Tag Archives: Greg Laurie

Greg Laurie – People of Purpose

When he came and had seen the grace of God, he was glad, and encouraged them all that with purpose of heart they should continue with the Lord.—Acts 11:23

Psychologist William Moulton Marston surveyed 3,000 people and asked them, “What do you have to live for?”

He was shocked to find that of the people who responded, 94 percent were simply enduring the present while they were waiting for the future. They described this as waiting for something to happen. They were waiting for children to grow up and leave home, waiting for next year, waiting for another time to take a dreamed-about trip. They were waiting for tomorrow.

We can spend our whole lives waiting for something to happen, and meanwhile, our lives are passing by. We have no purpose. We have no direction. We’re throwing them away.

As someone has said, “Some men die by shrapnel, and some go down in flames, but most men perish inch by inch, playing at little games.”

Purpose is vital. It’s an anchor in storm. It’s a base in battle.

We read in the New Testament that when Barnabas visited the believers in Antioch, he “encouraged them all that with purpose of heart they should continue with the Lord” (Acts 11:23).

Ephesians 2 describes us before our commitment to Christ: “And you He made alive, who were dead in trespasses and sins, in which you once walked according to the course of this world, according to the prince of the power of the air, the spirit who now works in the sons of disobedience” (verses 1–2).

That’s how we lived. But then we found out there was a God. We discovered His Word. We found there were absolutes to live by in life—right and wrong, true and false, black and white. We became men and women of purpose.

Do other people know what you stand for? If you don’t stand for something, you are liable to fall for anything.

 

https://www.harvest.org/

Greg Laurie – A Surprising Place for Spiritual Growth

Therefore, my beloved brethren, be steadfast, immovable, always abounding in the work of the Lord, knowing that your labor is not in vain in the Lord.—1 Corinthians 15:58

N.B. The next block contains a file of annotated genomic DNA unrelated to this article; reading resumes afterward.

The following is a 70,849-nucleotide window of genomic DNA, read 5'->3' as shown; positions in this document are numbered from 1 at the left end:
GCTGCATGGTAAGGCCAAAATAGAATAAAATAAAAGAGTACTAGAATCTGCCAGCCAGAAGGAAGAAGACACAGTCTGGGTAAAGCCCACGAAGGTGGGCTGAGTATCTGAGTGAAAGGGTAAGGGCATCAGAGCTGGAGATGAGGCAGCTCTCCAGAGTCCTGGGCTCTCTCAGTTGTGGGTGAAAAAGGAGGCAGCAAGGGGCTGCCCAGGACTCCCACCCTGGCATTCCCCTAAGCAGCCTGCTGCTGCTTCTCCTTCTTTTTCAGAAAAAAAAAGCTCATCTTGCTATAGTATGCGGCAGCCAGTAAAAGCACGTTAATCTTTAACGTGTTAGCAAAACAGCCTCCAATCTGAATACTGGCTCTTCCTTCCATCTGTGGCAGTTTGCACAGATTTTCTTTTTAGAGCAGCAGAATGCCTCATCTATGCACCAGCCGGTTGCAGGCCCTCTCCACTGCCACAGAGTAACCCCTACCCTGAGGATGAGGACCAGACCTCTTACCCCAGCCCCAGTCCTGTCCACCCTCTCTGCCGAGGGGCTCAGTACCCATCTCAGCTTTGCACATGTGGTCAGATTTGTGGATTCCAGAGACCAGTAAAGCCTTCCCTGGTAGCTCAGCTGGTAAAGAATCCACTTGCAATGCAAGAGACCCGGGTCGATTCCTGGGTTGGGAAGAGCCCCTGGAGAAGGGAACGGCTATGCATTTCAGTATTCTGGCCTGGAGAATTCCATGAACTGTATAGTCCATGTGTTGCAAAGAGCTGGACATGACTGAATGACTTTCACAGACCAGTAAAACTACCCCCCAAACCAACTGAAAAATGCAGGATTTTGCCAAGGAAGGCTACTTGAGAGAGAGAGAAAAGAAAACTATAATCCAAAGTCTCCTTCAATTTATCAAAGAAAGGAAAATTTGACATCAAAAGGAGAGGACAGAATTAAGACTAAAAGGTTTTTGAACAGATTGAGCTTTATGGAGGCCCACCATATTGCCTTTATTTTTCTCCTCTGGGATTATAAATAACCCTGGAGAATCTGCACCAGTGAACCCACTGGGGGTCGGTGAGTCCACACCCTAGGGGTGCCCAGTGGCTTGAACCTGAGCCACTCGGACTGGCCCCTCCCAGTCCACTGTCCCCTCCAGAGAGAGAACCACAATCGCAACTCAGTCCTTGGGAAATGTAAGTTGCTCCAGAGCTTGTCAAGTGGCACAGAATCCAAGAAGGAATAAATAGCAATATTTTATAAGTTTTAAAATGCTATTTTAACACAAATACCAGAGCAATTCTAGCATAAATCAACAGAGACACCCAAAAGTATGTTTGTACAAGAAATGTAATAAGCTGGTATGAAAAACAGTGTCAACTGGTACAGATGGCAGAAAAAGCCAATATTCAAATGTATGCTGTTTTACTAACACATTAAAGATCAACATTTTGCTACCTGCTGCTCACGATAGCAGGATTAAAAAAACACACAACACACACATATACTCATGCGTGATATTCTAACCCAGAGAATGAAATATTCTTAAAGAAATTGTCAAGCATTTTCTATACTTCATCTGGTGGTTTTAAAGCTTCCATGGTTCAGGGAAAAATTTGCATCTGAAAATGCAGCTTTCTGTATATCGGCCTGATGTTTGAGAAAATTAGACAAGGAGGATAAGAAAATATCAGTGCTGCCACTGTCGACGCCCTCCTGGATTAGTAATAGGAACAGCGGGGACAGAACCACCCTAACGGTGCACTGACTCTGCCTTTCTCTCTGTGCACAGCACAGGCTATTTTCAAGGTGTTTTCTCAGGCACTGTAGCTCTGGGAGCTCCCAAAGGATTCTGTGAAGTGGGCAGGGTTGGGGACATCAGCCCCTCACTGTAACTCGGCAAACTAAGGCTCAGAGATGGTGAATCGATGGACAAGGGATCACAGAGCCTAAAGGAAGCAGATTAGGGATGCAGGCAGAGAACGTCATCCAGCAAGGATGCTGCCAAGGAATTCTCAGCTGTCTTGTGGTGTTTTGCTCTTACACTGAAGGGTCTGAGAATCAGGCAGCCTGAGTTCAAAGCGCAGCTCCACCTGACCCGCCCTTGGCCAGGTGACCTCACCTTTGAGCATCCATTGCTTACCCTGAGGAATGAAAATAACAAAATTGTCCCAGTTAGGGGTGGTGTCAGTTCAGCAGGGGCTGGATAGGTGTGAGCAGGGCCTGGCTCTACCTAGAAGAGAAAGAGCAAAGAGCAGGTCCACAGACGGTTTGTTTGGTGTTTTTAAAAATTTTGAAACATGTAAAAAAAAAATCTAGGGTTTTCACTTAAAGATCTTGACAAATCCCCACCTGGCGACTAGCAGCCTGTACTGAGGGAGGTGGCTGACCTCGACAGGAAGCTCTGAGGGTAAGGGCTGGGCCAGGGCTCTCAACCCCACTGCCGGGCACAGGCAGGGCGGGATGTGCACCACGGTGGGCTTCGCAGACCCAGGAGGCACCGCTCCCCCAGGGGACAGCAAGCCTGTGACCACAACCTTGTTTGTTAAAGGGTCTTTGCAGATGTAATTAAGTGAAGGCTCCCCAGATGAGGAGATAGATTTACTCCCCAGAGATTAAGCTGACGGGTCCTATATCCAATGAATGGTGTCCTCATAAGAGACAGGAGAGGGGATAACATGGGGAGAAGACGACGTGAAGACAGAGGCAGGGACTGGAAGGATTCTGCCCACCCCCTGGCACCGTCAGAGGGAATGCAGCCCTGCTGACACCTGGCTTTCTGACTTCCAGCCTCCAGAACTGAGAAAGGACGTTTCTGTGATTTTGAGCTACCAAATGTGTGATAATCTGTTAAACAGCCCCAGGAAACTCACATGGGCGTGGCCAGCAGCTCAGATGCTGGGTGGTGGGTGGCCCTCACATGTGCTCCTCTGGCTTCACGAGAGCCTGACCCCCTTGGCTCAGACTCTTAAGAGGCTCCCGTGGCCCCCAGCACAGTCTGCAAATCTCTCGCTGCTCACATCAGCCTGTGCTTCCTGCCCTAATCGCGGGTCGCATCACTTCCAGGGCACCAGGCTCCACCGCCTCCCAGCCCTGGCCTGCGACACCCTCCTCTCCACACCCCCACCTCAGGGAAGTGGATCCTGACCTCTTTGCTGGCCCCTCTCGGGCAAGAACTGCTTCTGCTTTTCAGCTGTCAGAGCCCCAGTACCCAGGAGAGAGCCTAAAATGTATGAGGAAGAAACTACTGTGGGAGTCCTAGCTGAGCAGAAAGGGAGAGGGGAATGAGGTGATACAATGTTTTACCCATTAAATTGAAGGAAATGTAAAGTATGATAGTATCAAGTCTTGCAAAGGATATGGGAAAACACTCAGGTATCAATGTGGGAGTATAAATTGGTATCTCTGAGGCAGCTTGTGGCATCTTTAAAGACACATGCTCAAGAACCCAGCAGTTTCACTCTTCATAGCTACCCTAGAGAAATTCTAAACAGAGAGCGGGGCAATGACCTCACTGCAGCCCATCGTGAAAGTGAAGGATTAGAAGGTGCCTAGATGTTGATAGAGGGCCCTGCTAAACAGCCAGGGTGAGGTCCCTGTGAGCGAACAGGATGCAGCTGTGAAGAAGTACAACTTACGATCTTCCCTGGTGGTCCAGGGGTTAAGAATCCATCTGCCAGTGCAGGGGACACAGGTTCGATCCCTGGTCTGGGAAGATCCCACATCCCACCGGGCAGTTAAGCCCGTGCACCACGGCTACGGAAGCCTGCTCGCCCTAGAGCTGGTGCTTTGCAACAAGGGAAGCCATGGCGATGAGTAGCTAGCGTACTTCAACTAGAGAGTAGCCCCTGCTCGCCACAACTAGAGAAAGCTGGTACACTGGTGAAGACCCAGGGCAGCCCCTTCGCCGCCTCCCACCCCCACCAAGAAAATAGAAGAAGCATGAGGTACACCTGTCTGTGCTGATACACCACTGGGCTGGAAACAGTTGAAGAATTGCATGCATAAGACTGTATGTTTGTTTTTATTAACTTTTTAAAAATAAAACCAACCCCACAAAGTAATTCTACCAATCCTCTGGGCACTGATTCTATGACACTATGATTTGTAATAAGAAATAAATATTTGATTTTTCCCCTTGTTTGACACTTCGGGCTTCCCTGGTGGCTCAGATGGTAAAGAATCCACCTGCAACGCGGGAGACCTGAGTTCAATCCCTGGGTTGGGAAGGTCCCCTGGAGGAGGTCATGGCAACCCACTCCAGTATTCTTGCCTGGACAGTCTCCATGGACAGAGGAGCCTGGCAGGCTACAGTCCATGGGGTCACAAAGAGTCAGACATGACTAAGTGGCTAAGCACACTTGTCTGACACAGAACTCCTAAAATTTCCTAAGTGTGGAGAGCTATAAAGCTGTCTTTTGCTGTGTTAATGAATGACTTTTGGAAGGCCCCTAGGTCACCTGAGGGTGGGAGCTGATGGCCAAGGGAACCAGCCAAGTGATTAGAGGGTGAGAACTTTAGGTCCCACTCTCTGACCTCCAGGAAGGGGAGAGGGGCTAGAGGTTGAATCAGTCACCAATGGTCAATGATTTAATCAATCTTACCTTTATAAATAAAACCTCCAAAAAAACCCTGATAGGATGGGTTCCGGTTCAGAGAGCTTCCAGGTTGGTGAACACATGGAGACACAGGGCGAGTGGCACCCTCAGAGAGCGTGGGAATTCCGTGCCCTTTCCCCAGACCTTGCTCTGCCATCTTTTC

Sometimes we think the only place to flourish spiritually is in the midst of other Christians. We want to listen to Christian music, watch Christian television, and wear Christian clothes.

I’m not knocking those things. It’s great to be surrounded by Christians and to seek out fellowship with other believers. But you also can flourish spiritually in a difficult situation. Maybe you’re in a school where you’re not surrounded by people who love the Lord. Maybe you’re in a job where they say the name of God, but not the way you like to hear it. Or maybe you’re in some other situation where you’re saying, “I can’t survive here spiritually.”

It may be that He has you there for a reason. Or, you may need to move out of that place, and you will have to ask God to give you wisdom. But you can grow and sometimes even become stronger in an environment like that.

Daniel was a spiritual man in spite of the environment he was in. Carried away captive to Babylon, he could have easily fallen into compromise. There in the palace, he literally lived in the lap of luxury. It was a place of rampant idolatry, incredible cruelty, and sexual immorality. Yet in the midst of it all, Daniel remained a righteous man and flourished spiritually.

Sometimes when we are in an environment around Christians all the time, we can put our lives on spiritual cruise control. On the other hand, when we are in a secular environment, it forces us to do one of two things: either blend into the woodwork or stand up and be counted.

Persecution, which is harassment from nonbelievers, can cause us to draw closer to the Lord. So don’t give up. Take heart. Stand firm. He will see you through.

 

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Joyce Meyer – The Devil’s Lies

You are of your father, the devil, and it is your will to practice the lusts and gratify the desires [which are characteristic] of your father. He was a murderer from the beginning and does not stand in the truth, because there is no truth in him. When he speaks a falsehood, he speaks what is natural to him, for he is a liar [himself] and the father of lies and of all that is false.—John 8:44

The devil lies. In fact, the devil doesn’t know how to speak the truth.

Most Christians know that—and yet they still listen to his evil words. Sometimes the lies seem to just pop into our minds for no apparent reason; sometimes Satan even speaks to us through other people. He puts something critical or hurtful into their minds about us, and they speak it out for us to hear. If we listen and accept what we hear, our enemy rejoices. If we listen long enough to the deceptive information we have taken in, we will find ourselves facing serious problems.

Instead of listening and absorbing the untruths and satanic deceptions, you can look at what Jesus did and follow His example. After fasting for forty days in the wilderness, Satan tempted Him three times. Each time He defeated the devil by declaring, “It is written,” and quoting the Word of God. No wonder the devil fled from Him (see Matthew 4:1-11). Learn the truth of God’s Word, and every time Satan lies to you, quote a scripture back to him. Learn to talk back to the devil!